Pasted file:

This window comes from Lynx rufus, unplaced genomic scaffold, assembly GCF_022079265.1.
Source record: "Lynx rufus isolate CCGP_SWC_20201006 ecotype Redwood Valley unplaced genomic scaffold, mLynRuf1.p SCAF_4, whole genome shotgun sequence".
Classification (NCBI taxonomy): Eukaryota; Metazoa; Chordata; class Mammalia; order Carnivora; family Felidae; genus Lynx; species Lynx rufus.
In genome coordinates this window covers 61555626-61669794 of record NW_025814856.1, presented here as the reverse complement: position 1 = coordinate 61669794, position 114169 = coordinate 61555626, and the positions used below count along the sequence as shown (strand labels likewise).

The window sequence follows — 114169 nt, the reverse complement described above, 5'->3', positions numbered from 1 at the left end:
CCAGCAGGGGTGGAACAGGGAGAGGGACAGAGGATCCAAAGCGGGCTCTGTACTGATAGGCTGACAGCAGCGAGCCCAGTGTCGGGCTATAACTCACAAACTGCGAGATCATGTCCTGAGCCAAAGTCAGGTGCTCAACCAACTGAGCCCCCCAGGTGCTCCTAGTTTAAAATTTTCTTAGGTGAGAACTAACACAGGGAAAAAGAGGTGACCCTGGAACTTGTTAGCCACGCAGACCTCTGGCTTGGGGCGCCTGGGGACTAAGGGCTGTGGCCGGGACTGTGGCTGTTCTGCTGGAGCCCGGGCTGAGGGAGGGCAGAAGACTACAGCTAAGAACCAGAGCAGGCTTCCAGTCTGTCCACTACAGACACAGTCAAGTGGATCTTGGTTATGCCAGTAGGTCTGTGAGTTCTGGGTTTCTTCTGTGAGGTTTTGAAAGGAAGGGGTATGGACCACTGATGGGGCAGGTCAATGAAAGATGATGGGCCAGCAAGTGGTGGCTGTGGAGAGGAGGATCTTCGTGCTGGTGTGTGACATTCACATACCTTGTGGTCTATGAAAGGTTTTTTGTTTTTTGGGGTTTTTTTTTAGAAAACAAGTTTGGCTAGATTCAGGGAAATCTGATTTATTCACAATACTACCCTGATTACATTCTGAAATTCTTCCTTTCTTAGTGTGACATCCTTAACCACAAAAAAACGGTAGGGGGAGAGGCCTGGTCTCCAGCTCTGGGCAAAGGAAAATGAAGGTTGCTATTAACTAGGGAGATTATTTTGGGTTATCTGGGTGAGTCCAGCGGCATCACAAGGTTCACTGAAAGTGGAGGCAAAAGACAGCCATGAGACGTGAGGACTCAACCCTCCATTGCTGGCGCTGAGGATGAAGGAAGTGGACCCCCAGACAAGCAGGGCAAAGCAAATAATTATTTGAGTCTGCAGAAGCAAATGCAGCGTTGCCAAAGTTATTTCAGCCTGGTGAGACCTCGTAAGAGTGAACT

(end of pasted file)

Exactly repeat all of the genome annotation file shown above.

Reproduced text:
This window comes from Lynx rufus, unplaced genomic scaffold, assembly GCF_022079265.1.
Source record: "Lynx rufus isolate CCGP_SWC_20201006 ecotype Redwood Valley unplaced genomic scaffold, mLynRuf1.p SCAF_4, whole genome shotgun sequence".
Classification (NCBI taxonomy): Eukaryota; Metazoa; Chordata; class Mammalia; order Carnivora; family Felidae; genus Lynx; species Lynx rufus.
In genome coordinates this window covers 61555626-61669794 of record NW_025814856.1, presented here as the reverse complement: position 1 = coordinate 61669794, position 114169 = coordinate 61555626, and the positions used below count along the sequence as shown (strand labels likewise).

The window sequence follows — 114169 nt, the reverse complement described above, 5'->3', positions numbered from 1 at the left end:
CCAGCAGGGGTGGAACAGGGAGAGGGACAGAGGATCCAAAGCGGGCTCTGTACTGATAGGCTGACAGCAGCGAGCCCAGTGTCGGGCTATAACTCACAAACTGCGAGATCATGTCCTGAGCCAAAGTCAGGTGCTCAACCAACTGAGCCCCCCAGGTGCTCCTAGTTTAAAATTTTCTTAGGTGAGAACTAACACAGGGAAAAAGAGGTGACCCTGGAACTTGTTAGCCACGCAGACCTCTGGCTTGGGGCGCCTGGGGACTAAGGGCTGTGGCCGGGACTGTGGCTGTTCTGCTGGAGCCCGGGCTGAGGGAGGGCAGAAGACTACAGCTAAGAACCAGAGCAGGCTTCCAGTCTGTCCACTACAGACACAGTCAAGTGGATCTTGGTTATGCCAGTAGGTCTGTGAGTTCTGGGTTTCTTCTGTGAGGTTTTGAAAGGAAGGGGTATGGACCACTGATGGGGCAGGTCAATGAAAGATGATGGGCCAGCAAGTGGTGGCTGTGGAGAGGAGGATCTTCGTGCTGGTGTGTGACATTCACATACCTTGTGGTCTATGAAAGGTTTTTTGTTTTTTGGGGTTTTTTTTTAGAAAACAAGTTTGGCTAGATTCAGGGAAATCTGATTTATTCACAATACTACCCTGATTACATTCTGAAATTCTTCCTTTCTTAGTGTGACATCCTTAACCACAAAAAAACGGTAGGGGGAGAGGCCTGGTCTCCAGCTCTGGGCAAAGGAAAATGAAGGTTGCTATTAACTAGGGAGATTATTTTGGGTTATCTGGGTGAGTCCAGCGGCATCACAAGGTTCACTGAAAGTGGAGGCAAAAGACAGCCATGAGACGTGAGGACTCAACCCTCCATTGCTGGCGCTGAGGATGAAGGAAGTGGACCCCCAGACAAGCAGGGCAAAGCAAATAATTATTTGAGTCTGCAGAAGCAAATGCAGCGTTGCCAAAGTTATTTCAGCCTGGTGAGACCTCGTAAGAGTGAACT